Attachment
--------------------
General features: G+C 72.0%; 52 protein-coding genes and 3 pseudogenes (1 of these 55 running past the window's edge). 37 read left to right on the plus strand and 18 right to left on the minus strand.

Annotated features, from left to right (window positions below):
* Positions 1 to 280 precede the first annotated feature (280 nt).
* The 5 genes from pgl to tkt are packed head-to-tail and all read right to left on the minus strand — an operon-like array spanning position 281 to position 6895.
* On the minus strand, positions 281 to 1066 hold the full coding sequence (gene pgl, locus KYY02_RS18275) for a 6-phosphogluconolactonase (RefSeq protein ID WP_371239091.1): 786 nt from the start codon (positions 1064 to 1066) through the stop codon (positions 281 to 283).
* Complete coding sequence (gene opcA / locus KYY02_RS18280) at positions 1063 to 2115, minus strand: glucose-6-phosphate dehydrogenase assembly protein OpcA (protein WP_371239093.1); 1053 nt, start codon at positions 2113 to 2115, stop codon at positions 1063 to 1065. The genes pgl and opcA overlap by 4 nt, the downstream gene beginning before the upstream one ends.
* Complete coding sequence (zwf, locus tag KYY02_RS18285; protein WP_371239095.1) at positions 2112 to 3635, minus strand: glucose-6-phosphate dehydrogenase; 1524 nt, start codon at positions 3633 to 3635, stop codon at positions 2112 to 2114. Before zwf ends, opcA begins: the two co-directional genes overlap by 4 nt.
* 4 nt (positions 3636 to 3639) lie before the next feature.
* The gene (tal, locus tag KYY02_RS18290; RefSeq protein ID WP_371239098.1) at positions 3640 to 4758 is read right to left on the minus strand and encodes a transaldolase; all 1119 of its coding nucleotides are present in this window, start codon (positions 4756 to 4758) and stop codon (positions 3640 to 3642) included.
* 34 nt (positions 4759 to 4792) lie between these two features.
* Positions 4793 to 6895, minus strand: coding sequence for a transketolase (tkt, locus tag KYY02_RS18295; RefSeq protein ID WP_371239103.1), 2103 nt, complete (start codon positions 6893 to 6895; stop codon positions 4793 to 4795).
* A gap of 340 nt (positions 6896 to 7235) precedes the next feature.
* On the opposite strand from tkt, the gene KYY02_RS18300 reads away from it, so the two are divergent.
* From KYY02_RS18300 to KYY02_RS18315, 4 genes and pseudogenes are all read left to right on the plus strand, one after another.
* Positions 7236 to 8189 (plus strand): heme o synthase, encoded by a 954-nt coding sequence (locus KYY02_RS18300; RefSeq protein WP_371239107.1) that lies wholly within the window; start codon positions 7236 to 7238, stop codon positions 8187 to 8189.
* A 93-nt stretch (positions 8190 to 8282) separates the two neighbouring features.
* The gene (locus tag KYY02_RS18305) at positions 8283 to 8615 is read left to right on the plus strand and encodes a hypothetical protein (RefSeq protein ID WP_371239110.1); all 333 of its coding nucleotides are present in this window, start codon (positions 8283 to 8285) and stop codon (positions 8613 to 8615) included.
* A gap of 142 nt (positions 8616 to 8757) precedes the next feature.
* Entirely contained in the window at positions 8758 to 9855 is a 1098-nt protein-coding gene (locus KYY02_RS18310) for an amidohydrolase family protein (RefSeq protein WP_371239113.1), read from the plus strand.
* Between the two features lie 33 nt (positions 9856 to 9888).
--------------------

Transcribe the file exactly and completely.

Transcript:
General features: G+C 72.0%; 52 protein-coding genes and 3 pseudogenes (1 of these 55 running past the window's edge). 37 read left to right on the plus strand and 18 right to left on the minus strand.

Annotated features, from left to right (window positions below):
* Positions 1 to 280 precede the first annotated feature (280 nt).
* The 5 genes from pgl to tkt are packed head-to-tail and all read right to left on the minus strand — an operon-like array spanning position 281 to position 6895.
* On the minus strand, positions 281 to 1066 hold the full coding sequence (gene pgl, locus KYY02_RS18275) for a 6-phosphogluconolactonase (RefSeq protein ID WP_371239091.1): 786 nt from the start codon (positions 1064 to 1066) through the stop codon (positions 281 to 283).
* Complete coding sequence (gene opcA / locus KYY02_RS18280) at positions 1063 to 2115, minus strand: glucose-6-phosphate dehydrogenase assembly protein OpcA (protein WP_371239093.1); 1053 nt, start codon at positions 2113 to 2115, stop codon at positions 1063 to 1065. The genes pgl and opcA overlap by 4 nt, the downstream gene beginning before the upstream one ends.
* Complete coding sequence (zwf, locus tag KYY02_RS18285; protein WP_371239095.1) at positions 2112 to 3635, minus strand: glucose-6-phosphate dehydrogenase; 1524 nt, start codon at positions 3633 to 3635, stop codon at positions 2112 to 2114. Before zwf ends, opcA begins: the two co-directional genes overlap by 4 nt.
* 4 nt (positions 3636 to 3639) lie before the next feature.
* The gene (tal, locus tag KYY02_RS18290; RefSeq protein ID WP_371239098.1) at positions 3640 to 4758 is read right to left on the minus strand and encodes a transaldolase; all 1119 of its coding nucleotides are present in this window, start codon (positions 4756 to 4758) and stop codon (positions 3640 to 3642) included.
* 34 nt (positions 4759 to 4792) lie between these two features.
* Positions 4793 to 6895, minus strand: coding sequence for a transketolase (tkt, locus tag KYY02_RS18295; RefSeq protein ID WP_371239103.1), 2103 nt, complete (start codon positions 6893 to 6895; stop codon positions 4793 to 4795).
* A gap of 340 nt (positions 6896 to 7235) precedes the next feature.
* On the opposite strand from tkt, the gene KYY02_RS18300 reads away from it, so the two are divergent.
* From KYY02_RS18300 to KYY02_RS18315, 4 genes and pseudogenes are all read left to right on the plus strand, one after another.
* Positions 7236 to 8189 (plus strand): heme o synthase, encoded by a 954-nt coding sequence (locus KYY02_RS18300; RefSeq protein WP_371239107.1) that lies wholly within the window; start codon positions 7236 to 7238, stop codon positions 8187 to 8189.
* A 93-nt stretch (positions 8190 to 8282) separates the two neighbouring features.
* The gene (locus tag KYY02_RS18305) at positions 8283 to 8615 is read left to right on the plus strand and encodes a hypothetical protein (RefSeq protein ID WP_371239110.1); all 333 of its coding nucleotides are present in this window, start codon (positions 8283 to 8285) and stop codon (positions 8613 to 8615) included.
* A gap of 142 nt (positions 8616 to 8757) precedes the next feature.
* Entirely contained in the window at positions 8758 to 9855 is a 1098-nt protein-coding gene (locus KYY02_RS18310) for an amidohydrolase family protein (RefSeq protein WP_371239113.1), read from the plus strand.
* Between the two features lie 33 nt (positions 9856 to 9888).